Milwaukee's Brandon Jennings: Too Much, Too Soon

Jesse MotiffSenior Analyst INovember 4, 2009

CHICAGO - NOVEMBER 03:  Brandon Jennings #3 of the Milwaukee Bucks brings the ball upcourt against the Chicago Bulls at the United Center on November 3, 2009 in Chicago, Illinois. The Bulls defeated the Bucks 83-81. (Photo by Jonathan Daniel/Getty Images)
Jonathan Daniel/Getty Images

One week into the NBA season and already several great stories have made their way into the spotlight. Perhaps the most surprising story has been the play of rookie point guard Brandon Jennings.

The journey of the 10th overall pick by the Bucks has been well-documented. He spurned college after high school in favor of playing pro ball in Italy. It's a decision Jennings himself has credited to his early success.

Jennings made it very easy for fans to get excited about his future. In his debut game, he was one rebound and one assist shy of recording a triple-double. He followed that up with back-to-back 20-plus point games against division rivals Detroit and Chicago.

Fans and most media outlets have fallen in love with Jennings. They have vaulted him to the top of Rookie of the Year talk, and some are already throwing out phrases like "future superstar" and "perennial All-Star." That's very high praise for a player who turned 20 less than two months ago.

Before everyone is so quick to anoint Jennings as the next great anything, they should take a closer look at recent Bucks' history. That history will show he is already a player the team might not need.

One of the biggest criticisms of former Bucks point guards was their shoot first, pass second mentality. Throngs of fans became bitter and eventually booed Mo Williams and even Ramon Sessions for their propensity to find their own shots before getting teammates involved.

In his first three games, Jennings has taken 54 shots. To his credit, he is shooting over 48% from the field, showing no signs of intimidation in his new surroundings. He's shooting an even better percentage behind the three-point line, hitting half of his attempts.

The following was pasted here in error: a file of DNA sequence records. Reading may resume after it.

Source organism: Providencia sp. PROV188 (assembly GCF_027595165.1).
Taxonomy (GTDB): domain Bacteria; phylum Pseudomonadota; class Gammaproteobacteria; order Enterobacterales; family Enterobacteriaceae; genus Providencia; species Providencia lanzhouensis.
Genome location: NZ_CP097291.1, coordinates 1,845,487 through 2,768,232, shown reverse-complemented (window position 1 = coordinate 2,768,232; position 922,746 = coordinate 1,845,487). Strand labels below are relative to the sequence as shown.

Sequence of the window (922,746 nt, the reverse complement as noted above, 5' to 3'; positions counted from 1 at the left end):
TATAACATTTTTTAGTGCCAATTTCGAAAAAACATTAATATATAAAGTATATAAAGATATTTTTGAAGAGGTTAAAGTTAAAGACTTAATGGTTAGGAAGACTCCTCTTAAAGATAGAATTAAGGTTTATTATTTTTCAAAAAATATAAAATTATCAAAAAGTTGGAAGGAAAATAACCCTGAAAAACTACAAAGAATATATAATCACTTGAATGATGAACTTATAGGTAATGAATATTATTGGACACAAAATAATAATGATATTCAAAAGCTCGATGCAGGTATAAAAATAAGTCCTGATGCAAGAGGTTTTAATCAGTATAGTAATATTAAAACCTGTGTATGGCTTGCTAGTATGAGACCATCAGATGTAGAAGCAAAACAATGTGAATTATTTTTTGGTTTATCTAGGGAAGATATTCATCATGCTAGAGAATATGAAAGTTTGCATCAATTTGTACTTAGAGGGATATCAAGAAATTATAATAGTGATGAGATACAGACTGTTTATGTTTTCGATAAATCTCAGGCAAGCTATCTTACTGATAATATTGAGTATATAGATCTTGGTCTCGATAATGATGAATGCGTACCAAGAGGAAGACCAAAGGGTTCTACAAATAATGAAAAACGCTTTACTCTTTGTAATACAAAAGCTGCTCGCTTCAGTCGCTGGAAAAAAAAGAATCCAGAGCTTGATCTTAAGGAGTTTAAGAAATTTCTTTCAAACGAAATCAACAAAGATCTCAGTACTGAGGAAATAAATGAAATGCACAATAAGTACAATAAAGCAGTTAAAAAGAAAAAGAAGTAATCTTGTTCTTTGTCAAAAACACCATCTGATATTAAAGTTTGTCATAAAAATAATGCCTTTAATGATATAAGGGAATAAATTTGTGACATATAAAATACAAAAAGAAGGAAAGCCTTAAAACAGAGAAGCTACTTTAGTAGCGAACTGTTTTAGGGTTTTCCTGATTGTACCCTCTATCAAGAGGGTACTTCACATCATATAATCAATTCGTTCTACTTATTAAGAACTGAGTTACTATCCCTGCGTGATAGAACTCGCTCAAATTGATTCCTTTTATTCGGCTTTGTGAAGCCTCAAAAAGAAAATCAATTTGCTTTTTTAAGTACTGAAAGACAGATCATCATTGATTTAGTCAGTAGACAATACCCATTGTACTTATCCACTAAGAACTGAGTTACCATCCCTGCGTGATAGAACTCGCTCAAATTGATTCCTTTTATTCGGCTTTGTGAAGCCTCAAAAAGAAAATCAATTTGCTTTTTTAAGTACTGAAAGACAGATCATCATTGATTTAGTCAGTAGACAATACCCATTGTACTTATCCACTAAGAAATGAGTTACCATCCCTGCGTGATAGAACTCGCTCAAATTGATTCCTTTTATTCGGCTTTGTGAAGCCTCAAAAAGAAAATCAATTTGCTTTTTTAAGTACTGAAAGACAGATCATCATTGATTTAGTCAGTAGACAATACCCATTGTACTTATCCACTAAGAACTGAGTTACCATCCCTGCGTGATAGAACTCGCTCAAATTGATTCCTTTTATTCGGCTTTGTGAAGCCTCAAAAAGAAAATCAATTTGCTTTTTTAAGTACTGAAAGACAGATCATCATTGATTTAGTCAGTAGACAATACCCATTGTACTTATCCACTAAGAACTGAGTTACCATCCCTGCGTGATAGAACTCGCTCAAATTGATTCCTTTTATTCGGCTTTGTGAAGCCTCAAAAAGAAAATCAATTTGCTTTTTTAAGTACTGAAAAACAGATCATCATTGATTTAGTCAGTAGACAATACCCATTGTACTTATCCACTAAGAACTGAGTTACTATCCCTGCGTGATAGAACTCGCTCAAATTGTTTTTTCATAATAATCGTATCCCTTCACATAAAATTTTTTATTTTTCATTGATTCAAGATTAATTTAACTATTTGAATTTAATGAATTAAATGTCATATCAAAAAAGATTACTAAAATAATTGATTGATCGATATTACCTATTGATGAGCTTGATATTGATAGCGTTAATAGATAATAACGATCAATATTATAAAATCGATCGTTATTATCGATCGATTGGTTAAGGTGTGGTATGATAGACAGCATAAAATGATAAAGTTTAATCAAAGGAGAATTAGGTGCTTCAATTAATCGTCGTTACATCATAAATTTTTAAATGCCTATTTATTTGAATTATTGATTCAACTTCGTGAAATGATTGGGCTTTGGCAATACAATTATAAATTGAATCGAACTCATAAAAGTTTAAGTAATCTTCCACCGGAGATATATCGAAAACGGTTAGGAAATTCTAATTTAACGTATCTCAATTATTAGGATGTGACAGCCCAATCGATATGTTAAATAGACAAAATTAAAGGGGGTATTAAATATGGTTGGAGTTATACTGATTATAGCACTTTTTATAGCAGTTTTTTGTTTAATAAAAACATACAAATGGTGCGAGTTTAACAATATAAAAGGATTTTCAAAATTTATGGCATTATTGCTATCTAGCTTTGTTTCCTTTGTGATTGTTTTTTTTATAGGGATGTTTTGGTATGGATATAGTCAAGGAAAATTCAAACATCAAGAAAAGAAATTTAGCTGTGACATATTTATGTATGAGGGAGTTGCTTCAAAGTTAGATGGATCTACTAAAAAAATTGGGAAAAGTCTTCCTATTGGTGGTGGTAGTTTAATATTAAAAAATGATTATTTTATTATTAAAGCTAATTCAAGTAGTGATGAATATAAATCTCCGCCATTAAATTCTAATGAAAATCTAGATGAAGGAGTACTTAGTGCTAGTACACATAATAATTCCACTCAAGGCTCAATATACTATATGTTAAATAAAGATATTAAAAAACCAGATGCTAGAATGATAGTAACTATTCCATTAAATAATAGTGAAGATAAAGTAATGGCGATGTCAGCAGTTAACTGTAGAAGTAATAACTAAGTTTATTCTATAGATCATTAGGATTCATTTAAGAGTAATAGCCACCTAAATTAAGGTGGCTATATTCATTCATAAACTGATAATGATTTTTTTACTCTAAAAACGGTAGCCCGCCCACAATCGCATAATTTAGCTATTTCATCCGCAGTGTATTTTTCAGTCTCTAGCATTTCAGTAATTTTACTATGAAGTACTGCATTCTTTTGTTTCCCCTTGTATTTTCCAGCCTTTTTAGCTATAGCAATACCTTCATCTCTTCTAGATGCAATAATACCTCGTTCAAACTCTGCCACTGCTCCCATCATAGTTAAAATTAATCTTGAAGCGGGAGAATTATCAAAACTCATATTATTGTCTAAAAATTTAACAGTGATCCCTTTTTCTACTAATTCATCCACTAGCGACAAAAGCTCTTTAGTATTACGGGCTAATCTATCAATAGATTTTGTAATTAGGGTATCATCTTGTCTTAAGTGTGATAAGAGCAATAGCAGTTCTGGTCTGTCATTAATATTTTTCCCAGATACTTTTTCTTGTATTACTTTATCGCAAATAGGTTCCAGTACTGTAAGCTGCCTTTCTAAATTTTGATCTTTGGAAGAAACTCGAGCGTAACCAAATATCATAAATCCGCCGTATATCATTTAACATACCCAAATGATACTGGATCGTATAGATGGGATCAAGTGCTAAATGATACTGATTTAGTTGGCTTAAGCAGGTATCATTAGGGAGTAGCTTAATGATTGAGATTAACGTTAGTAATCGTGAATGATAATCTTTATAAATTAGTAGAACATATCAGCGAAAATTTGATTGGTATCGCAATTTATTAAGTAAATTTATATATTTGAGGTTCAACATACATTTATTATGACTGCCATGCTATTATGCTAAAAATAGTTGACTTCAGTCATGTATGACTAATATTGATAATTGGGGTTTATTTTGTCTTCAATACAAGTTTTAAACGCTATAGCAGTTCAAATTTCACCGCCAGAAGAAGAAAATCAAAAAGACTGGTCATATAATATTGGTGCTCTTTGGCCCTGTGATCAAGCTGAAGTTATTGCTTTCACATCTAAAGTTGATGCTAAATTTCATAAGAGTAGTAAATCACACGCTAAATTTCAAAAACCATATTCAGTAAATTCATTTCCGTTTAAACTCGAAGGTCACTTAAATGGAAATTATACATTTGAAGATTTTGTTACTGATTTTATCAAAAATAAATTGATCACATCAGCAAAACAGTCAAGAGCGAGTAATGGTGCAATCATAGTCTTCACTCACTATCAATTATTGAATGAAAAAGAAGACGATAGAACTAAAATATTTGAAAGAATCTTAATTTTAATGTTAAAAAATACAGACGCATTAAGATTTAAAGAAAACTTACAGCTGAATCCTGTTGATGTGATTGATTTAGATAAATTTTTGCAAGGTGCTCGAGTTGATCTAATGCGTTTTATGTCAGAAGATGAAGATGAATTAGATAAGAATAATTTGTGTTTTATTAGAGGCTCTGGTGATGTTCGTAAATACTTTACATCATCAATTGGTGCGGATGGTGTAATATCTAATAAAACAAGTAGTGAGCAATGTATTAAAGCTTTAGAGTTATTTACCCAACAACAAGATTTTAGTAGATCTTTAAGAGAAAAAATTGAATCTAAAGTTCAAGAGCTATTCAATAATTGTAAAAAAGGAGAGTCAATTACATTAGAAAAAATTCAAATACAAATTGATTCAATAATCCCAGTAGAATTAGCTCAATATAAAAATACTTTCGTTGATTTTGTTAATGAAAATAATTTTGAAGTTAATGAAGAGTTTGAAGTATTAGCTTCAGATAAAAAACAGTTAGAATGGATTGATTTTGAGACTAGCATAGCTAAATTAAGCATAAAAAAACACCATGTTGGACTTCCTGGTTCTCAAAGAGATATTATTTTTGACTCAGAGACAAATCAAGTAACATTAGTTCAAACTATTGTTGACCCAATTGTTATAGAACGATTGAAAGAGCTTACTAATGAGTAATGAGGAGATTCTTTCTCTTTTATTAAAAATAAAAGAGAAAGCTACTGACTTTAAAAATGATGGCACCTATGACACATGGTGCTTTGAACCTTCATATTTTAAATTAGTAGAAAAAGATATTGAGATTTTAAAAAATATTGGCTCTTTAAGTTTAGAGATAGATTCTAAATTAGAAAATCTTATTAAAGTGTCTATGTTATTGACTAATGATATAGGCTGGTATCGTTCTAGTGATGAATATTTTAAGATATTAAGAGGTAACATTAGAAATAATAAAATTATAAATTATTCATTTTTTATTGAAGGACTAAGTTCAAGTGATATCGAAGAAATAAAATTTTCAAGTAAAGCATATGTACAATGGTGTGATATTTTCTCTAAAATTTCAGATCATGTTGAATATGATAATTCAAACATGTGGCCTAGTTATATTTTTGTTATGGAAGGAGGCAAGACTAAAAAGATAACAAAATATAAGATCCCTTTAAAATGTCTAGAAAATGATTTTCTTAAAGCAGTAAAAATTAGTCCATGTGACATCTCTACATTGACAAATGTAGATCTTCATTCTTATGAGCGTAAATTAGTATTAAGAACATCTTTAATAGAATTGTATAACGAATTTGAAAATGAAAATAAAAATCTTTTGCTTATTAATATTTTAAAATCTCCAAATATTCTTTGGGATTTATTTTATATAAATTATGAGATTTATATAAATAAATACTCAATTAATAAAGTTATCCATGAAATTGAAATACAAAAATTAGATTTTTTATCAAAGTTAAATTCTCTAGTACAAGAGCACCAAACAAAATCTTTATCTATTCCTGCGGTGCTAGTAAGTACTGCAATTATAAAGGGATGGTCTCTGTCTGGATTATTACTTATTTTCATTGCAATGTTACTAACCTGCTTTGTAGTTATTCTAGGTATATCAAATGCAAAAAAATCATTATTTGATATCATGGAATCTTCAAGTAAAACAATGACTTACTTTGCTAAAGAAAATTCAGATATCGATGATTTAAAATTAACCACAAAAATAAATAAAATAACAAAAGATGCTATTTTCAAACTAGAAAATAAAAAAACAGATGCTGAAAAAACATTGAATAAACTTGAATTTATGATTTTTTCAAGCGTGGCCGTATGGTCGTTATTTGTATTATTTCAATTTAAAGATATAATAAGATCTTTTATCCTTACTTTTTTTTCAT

In Jennings' defense, Michael Redd has only played a game and a half and will miss at least the next two weeks due to a knee strain, giving everyone the opportunity for more shots. Coach Scott Skiles needs to make sure Jennings doesn't get in any bad habits, however, by taking too many of those shots.

Even when Milwaukee is at full strength, they have no "superstar" player on their roster. They must take on a true team mentality and find the success from the greater good as opposed to any one individual. Hakim Warrick and Andrew Bogut should be the ones to benefit most from Redd's absence, not Jennings.

There is no doubting Brandon Jennings' talent. It's easy to see in the speed and confidence he shows on the court. He may very well be the next great point guard in the NBA, but his time isn't quite yet.

No matter how great of an experience Italy was for him and how that might have sped up his maturity level, he's still just a wide-eyed 20-year-old rookie. Before he grabs the NBA by its throat, he needs to do the same with the Bucks and be a true floor general. He can then worry about being a true superstar.

To read more by Jesse Motiff, click here.